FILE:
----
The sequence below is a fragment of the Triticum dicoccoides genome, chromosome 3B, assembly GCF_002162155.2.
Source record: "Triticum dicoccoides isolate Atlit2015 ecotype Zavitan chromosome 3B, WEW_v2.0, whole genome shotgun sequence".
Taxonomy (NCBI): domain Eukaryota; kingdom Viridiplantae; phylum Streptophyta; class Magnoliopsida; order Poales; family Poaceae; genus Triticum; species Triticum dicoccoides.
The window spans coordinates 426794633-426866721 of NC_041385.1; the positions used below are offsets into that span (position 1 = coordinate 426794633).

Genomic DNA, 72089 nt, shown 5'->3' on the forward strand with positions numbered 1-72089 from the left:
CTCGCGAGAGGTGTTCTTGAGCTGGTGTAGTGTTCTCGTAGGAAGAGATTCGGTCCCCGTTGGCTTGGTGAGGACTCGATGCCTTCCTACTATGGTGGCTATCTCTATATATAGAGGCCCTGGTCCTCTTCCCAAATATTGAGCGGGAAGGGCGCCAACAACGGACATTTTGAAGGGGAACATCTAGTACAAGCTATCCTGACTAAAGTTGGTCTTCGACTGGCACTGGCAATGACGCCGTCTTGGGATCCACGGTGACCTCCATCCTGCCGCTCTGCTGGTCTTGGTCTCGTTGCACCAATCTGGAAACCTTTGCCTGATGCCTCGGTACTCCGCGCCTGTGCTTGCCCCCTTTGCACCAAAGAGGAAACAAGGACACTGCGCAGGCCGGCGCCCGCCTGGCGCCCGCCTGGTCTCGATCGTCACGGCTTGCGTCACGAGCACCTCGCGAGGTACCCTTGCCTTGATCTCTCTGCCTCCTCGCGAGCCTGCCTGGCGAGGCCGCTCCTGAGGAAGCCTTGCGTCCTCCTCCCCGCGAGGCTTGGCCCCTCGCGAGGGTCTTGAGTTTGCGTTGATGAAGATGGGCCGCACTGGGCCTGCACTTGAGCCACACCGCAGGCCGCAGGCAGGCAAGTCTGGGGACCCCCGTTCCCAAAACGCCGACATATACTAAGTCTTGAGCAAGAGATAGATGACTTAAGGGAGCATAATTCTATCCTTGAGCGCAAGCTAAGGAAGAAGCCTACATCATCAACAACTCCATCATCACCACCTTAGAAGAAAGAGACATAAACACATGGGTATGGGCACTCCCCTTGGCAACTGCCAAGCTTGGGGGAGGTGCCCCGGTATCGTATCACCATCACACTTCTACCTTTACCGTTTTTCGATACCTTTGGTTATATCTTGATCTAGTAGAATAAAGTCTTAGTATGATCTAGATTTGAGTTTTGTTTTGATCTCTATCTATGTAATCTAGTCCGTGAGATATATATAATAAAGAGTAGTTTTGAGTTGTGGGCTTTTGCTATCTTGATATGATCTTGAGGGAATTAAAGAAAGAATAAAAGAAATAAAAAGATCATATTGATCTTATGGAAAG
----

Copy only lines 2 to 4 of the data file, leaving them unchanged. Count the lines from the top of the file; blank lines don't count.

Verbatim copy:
Source record: "Triticum dicoccoides isolate Atlit2015 ecotype Zavitan chromosome 3B, WEW_v2.0, whole genome shotgun sequence".
Taxonomy (NCBI): domain Eukaryota; kingdom Viridiplantae; phylum Streptophyta; class Magnoliopsida; order Poales; family Poaceae; genus Triticum; species Triticum dicoccoides.
The window spans coordinates 426794633-426866721 of NC_041385.1; the positions used below are offsets into that span (position 1 = coordinate 426794633).